The Department of Water and Sanitation will in the next four weeks release water at the Pongolapoort Dam, popularly known as Jozini Dam, in the north of KwaZulu-Natal.
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The annual dam water release from the Pongolapoort Dam is part of the department’s operational rule in accordance with the 85% dam safety operational rule.
In a statement on Friday, the department said the upcoming annual dam water release will start on 14 November 2022 and finish on 13 December 2022.
The last annual dam water release from Pongolapoort Dam was done in 2014 and it was halted due to drought experienced by the province since 2015.
“The dam water release normally happens during the October month of every year. In April 2022, the KZN experienced high rainfall that resulted in flooding parts of KZN.
“Rains experienced at the beginning of 2022 resulted in an increase of the dam’s capacity. The continuing water inflows into the dam has caused the dam to rise to 78, 9% of capacity as off this week, and thus the need for the release,” department spokesperson, Sputnik Ratau, said.
Ratau said water from the dam will be released at the rate of 16 cubic meters per second with a weekly variation depending on the expected inflows.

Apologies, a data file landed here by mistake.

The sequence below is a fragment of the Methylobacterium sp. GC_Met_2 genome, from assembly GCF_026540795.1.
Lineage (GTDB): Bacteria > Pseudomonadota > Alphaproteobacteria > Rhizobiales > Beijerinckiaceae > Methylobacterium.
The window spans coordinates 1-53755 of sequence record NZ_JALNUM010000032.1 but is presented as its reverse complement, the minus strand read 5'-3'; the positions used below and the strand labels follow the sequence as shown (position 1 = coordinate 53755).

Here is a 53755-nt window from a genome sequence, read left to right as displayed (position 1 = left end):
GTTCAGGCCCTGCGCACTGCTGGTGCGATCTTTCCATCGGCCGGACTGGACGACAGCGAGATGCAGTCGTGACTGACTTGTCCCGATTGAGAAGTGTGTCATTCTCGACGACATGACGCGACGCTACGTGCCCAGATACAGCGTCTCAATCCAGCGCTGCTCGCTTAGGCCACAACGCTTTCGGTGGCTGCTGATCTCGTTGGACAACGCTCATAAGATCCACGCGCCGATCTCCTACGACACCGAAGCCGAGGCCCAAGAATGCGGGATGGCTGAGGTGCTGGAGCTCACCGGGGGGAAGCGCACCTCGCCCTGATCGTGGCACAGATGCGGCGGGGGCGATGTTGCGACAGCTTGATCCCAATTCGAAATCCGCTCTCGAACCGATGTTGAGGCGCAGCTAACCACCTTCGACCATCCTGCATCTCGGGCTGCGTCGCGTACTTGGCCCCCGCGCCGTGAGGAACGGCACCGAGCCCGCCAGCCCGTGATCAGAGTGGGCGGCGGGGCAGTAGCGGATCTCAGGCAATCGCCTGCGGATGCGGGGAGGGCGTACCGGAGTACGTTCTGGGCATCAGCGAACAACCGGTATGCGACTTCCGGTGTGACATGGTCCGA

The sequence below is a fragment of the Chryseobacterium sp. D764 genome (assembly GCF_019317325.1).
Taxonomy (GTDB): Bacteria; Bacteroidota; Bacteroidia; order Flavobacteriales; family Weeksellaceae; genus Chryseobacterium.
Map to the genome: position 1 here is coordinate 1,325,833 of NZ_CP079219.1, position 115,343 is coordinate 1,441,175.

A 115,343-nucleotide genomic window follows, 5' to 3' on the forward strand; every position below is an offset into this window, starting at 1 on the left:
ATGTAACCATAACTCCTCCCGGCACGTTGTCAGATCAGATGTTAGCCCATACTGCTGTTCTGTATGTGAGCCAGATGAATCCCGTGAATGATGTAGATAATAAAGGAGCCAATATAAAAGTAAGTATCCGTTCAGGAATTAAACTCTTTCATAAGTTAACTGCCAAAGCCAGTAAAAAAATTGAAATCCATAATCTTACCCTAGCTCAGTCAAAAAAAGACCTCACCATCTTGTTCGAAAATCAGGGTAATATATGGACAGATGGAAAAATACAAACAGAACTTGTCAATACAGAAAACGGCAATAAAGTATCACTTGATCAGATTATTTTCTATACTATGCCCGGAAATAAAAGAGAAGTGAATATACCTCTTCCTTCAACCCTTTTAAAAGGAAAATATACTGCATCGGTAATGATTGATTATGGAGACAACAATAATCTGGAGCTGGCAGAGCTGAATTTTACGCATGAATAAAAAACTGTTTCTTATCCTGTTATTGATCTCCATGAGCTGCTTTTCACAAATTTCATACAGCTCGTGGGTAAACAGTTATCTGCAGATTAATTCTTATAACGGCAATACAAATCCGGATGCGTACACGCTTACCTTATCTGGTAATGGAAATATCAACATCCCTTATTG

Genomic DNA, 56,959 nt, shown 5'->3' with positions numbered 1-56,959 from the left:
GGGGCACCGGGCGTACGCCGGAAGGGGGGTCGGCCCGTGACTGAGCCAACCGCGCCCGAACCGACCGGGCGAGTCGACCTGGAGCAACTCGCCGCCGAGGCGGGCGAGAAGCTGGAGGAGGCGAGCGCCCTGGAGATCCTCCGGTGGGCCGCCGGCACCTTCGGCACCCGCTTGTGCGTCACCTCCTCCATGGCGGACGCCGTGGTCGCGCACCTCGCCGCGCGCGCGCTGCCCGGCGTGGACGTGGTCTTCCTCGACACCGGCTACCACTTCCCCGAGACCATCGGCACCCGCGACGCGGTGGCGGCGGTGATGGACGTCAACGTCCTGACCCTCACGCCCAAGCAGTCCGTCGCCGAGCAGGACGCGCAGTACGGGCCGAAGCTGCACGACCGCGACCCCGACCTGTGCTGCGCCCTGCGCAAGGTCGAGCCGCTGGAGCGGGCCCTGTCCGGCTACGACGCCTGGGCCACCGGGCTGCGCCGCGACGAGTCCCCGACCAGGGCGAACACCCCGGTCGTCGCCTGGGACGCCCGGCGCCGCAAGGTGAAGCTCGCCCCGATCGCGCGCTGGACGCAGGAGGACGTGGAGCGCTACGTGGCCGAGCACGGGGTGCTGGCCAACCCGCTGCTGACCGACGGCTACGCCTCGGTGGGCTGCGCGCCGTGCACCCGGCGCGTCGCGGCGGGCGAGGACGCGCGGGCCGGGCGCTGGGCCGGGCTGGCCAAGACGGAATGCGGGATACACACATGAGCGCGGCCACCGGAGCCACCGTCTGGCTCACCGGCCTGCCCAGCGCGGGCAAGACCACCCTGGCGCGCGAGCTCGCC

The department will continue to monitor the performance of the dam inclusive of all such inflows of the dam.
With the flood hydrograph and the prevailing initial hydrological conditions on the floodplains, Ratau said, it is estimated that the release will be able to address its objectives.
While the department will operate and ensure the dam remains safe and operating optimally, it is critical for the communities downstream to be made aware that there is a need for water releases that will lead to possible flooding of their areas of work or habitat.
He said the department has also consulted the neighbouring country of Mozambique of the initial flood release from the dam.
“The communities of Jozini and surrounding areas are warned of the high-water volumes emanating from the dam water release. This will lead to an increase of the water levels of the river, filling of the flood plains with a potential impact on low level bridges, subsistence farming, water pumping infrastructure, housing and agriculture,” Ratau said.
Positive responses to warnings of imminent flooding and necessary evacuation if need will assist in ensuring safety of lives and livelihoods, he said. ■